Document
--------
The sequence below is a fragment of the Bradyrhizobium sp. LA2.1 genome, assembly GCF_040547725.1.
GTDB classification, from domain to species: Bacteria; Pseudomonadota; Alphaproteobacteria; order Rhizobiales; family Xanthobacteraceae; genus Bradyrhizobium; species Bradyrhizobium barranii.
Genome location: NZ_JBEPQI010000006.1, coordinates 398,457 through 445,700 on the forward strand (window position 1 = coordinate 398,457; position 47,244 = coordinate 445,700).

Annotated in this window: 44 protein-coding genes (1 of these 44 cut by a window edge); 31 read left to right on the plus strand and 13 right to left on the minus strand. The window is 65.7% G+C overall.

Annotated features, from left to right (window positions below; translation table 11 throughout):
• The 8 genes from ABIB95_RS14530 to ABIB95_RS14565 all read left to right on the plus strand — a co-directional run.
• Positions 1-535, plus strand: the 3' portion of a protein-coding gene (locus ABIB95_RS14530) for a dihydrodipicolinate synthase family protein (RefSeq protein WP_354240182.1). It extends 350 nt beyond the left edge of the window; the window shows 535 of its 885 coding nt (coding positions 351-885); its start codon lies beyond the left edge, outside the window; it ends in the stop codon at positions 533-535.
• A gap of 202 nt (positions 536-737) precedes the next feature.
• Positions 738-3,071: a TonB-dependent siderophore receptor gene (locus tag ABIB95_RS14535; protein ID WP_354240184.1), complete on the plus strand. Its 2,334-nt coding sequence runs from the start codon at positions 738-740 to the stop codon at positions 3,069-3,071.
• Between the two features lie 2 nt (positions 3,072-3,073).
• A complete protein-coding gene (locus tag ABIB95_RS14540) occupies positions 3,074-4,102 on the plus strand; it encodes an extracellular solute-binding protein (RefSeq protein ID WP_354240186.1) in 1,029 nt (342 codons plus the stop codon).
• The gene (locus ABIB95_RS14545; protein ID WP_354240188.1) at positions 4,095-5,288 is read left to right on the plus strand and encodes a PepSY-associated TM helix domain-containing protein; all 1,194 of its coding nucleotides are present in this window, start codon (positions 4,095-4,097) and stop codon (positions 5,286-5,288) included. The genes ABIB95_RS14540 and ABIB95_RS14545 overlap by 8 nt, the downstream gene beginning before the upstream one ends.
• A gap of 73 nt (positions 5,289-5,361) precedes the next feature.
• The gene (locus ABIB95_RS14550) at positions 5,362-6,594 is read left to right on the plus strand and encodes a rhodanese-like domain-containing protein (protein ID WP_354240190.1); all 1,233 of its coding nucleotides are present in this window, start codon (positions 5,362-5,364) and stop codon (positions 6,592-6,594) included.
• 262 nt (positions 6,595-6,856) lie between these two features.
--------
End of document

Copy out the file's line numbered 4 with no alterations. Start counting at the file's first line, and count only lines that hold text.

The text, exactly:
Annotated in this window: 44 protein-coding genes (1 of these 44 cut by a window edge); 31 read left to right on the plus strand and 13 right to left on the minus strand. The window is 65.7% G+C overall.